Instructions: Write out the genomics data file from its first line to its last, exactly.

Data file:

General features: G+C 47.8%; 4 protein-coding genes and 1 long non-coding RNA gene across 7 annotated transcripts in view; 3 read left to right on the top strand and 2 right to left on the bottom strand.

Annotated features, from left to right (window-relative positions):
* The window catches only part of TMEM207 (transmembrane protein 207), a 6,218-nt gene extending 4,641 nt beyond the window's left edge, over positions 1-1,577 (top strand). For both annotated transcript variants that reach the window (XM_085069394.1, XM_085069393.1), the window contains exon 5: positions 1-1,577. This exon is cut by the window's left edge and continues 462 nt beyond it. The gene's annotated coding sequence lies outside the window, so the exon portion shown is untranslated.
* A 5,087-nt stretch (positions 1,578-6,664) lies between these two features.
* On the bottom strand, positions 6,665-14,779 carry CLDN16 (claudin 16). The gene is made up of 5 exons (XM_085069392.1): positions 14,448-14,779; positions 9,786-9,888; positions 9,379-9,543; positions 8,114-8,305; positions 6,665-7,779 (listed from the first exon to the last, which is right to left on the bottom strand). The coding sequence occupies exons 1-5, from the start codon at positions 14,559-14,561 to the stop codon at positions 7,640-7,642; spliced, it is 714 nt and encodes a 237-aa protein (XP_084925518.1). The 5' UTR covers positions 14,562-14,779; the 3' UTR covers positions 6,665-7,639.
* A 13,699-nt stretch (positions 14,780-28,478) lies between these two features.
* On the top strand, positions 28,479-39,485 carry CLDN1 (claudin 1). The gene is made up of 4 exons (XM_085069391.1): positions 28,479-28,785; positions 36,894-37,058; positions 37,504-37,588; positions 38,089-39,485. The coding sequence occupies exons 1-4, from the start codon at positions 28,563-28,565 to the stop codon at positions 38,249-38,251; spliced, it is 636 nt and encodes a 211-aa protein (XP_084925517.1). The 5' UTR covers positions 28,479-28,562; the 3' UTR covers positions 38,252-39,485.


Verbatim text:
General features: G+C 47.8%; 4 protein-coding genes and 1 long non-coding RNA gene across 7 annotated transcripts in view; 3 read left to right on the top strand and 2 right to left on the bottom strand.

Annotated features, from left to right (window-relative positions):
* The window catches only part of TMEM207 (transmembrane protein 207), a 6,218-nt gene extending 4,641 nt beyond the window's left edge, over positions 1-1,577 (top strand). For both annotated transcript variants that reach the window (XM_085069394.1, XM_085069393.1), the window contains exon 5: positions 1-1,577. This exon is cut by the window's left edge and continues 462 nt beyond it. The gene's annotated coding sequence lies outside the window, so the exon portion shown is untranslated.
* A 5,087-nt stretch (positions 1,578-6,664) lies between these two features.
* On the bottom strand, positions 6,665-14,779 carry CLDN16 (claudin 16). The gene is made up of 5 exons (XM_085069392.1): positions 14,448-14,779; positions 9,786-9,888; positions 9,379-9,543; positions 8,114-8,305; positions 6,665-7,779 (listed from the first exon to the last, which is right to left on the bottom strand). The coding sequence occupies exons 1-5, from the start codon at positions 14,559-14,561 to the stop codon at positions 7,640-7,642; spliced, it is 714 nt and encodes a 237-aa protein (XP_084925518.1). The 5' UTR covers positions 14,562-14,779; the 3' UTR covers positions 6,665-7,639.
* A 13,699-nt stretch (positions 14,780-28,478) lies between these two features.
* On the top strand, positions 28,479-39,485 carry CLDN1 (claudin 1). The gene is made up of 4 exons (XM_085069391.1): positions 28,479-28,785; positions 36,894-37,058; positions 37,504-37,588; positions 38,089-39,485. The coding sequence occupies exons 1-4, from the start codon at positions 28,563-28,565 to the stop codon at positions 38,249-38,251; spliced, it is 636 nt and encodes a 211-aa protein (XP_084925517.1). The 5' UTR covers positions 28,479-28,562; the 3' UTR covers positions 38,252-39,485.